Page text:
Robotic Surgery

Robotic-Assisted Living Donor Nephrectomy

A decade ago laparoscopic technology revolutionized the field of surgery, creating a new generation of minimally invasive procedures. Today, surgeons at the Renal and Pancreas Transplant Division have taken that technology one step further. They are using robotics to perform both living donor nephrectomies (kidney removal) and implantation of the kidney into the recipient.

In fact, Stuart R. Geffner, M.D., Director of Kidney and Pancreas Transplant Surgery, The Renal and Pancreas Transplant Division, is the first in the world to use the Intuitive Surgical's da Vinci ™ Surgical System to successfully implant a kidney into a living recipient. This procedure revolutionizes kidney transplant surgery, taking an open procedure to an advanced form of laparoscopic surgery.

"Robot-assisted technology is a remarkable surgical tool. It's an advanced form of laparoscopic surgery that allows us to do precision work with less trauma to the patient," states Dr. Geffner.

How it Works

Utilizing the da Vinci Surgical System, the surgeon sits in a console a few feet from the patient and views the surgical site through a high-definition 3D viewer. A laparoscopic camera and robotic probes (arms) are inserted into the patient through four half-inch incisions. The surgeon uses hand controls and foot pedals to manipulate the robotic arms. These pencil-sized probes translate the surgeon's hand movements and adjust themselves to compensate for the natural tremor of the human hand. Dr. Geffner notes that the equipment can be set to make the tiniest movements with rock-steady precision.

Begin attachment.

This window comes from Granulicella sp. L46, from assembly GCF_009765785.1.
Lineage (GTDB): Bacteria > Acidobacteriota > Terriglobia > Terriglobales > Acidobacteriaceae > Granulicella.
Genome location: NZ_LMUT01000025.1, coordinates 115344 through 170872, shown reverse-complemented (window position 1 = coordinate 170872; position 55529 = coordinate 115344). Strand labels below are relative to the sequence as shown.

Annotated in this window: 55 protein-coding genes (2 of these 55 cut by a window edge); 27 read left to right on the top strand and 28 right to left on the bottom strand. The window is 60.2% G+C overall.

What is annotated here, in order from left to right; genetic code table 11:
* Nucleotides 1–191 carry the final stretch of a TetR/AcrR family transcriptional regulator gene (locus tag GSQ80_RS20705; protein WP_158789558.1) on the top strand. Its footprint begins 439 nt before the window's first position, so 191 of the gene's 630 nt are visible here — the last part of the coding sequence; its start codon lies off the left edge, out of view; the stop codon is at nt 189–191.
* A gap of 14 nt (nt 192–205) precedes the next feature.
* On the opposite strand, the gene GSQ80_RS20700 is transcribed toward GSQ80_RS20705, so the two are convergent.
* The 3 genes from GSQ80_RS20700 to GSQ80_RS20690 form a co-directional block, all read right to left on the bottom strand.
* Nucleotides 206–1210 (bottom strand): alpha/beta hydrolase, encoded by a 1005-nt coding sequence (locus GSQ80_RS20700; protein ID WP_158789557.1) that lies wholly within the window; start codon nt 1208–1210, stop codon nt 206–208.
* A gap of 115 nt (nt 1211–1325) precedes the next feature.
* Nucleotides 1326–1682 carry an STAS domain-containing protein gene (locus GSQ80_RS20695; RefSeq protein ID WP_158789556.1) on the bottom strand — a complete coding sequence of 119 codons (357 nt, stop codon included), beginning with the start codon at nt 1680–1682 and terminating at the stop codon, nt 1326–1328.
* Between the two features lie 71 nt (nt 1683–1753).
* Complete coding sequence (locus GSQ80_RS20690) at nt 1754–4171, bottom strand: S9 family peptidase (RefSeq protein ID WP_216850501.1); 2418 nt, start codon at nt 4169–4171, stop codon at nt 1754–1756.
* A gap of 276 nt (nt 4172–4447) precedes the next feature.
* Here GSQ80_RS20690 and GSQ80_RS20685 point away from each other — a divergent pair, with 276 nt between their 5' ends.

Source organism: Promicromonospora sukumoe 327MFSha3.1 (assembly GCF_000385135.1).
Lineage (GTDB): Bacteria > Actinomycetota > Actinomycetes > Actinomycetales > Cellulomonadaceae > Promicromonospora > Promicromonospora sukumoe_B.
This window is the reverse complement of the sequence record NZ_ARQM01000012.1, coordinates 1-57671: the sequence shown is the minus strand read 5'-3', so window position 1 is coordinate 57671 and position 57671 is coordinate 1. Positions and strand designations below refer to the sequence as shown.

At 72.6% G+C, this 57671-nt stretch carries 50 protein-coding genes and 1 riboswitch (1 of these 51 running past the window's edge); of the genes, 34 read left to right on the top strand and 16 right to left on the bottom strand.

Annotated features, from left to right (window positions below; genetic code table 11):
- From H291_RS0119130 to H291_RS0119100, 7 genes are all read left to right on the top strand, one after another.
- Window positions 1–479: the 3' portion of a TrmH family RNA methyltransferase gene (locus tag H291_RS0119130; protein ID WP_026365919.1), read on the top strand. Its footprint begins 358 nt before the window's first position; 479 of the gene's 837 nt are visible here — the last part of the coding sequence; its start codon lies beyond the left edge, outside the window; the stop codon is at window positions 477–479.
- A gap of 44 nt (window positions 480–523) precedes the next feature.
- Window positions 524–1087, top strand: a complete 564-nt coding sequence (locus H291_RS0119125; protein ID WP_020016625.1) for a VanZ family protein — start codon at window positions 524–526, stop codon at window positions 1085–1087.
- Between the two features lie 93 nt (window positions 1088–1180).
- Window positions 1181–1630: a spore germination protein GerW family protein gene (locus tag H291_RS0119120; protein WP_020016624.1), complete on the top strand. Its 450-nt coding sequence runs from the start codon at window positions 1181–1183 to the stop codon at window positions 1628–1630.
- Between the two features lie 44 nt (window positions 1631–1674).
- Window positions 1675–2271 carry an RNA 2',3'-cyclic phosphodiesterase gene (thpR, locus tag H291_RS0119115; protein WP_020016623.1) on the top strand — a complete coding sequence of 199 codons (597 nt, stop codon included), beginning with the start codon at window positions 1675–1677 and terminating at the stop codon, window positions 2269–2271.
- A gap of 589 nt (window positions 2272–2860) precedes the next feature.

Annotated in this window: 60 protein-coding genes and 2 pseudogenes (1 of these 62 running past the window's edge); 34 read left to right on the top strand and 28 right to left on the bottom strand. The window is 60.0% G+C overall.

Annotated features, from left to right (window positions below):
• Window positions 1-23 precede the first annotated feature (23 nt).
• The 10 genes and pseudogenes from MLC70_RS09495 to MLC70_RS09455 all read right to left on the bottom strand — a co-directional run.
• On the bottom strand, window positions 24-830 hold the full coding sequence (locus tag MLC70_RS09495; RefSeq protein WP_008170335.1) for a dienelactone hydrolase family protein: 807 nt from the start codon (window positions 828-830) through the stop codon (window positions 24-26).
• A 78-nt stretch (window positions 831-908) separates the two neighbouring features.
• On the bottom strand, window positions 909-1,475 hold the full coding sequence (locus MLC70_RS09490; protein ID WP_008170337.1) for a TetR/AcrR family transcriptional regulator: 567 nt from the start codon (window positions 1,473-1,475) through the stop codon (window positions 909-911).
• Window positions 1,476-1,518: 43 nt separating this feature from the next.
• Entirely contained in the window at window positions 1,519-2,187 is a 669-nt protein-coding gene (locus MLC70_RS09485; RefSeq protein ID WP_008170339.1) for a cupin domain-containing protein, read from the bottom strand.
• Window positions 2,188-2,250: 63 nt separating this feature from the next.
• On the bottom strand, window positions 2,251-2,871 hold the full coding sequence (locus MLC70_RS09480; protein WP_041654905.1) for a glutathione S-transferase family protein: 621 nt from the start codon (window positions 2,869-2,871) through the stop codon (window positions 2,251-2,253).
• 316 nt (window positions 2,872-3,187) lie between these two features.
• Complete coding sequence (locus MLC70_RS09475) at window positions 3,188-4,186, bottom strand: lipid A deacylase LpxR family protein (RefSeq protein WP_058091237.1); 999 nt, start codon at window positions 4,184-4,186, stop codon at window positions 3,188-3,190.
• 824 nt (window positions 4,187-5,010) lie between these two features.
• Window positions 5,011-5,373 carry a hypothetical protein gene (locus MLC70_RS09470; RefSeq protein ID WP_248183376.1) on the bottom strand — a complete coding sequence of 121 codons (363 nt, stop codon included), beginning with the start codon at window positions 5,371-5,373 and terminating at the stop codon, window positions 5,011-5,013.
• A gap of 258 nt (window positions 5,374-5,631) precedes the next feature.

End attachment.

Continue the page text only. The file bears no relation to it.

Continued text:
The end of the robotic arm articulates 360 degrees, affording complete range of movement. "It gives us much greater dexterity and range of motion, more so than the human wrist," explains Dr. Geffner. "Therefore, when we remove or implant a kidney we greatly reduce the amount of tissue damage." The donor kidney is removed fully intact through a small three-inch bikini line incision. With robotics, the implantation requires a 5 cm incision which is just large enough to introduce the kidney into the recipient’s body. It is approximately one-third the size of a conventional “open” transplant incision.

Benefit to Donors and Recipients

For the patient, robot-assisted surgery is safe, minimally invasive and offers faster recovery time. Patients usually leave the hospital within a day or two and resume normal activity shortly thereafter.

Dr. Geffner hopes that this new technology and the ease with which kidneys can be removed will encourage more people to become living donors. Nearly 75,000 people in the United States are waiting for a kidney transplant. Many have to wait three to five years before they find a match. A shortage of living donors is one reason for the long wait.

As Dr. Geffner concludes, "Robotics is a technology that will clearly evolve. It's only going to get better, for our patients as well."

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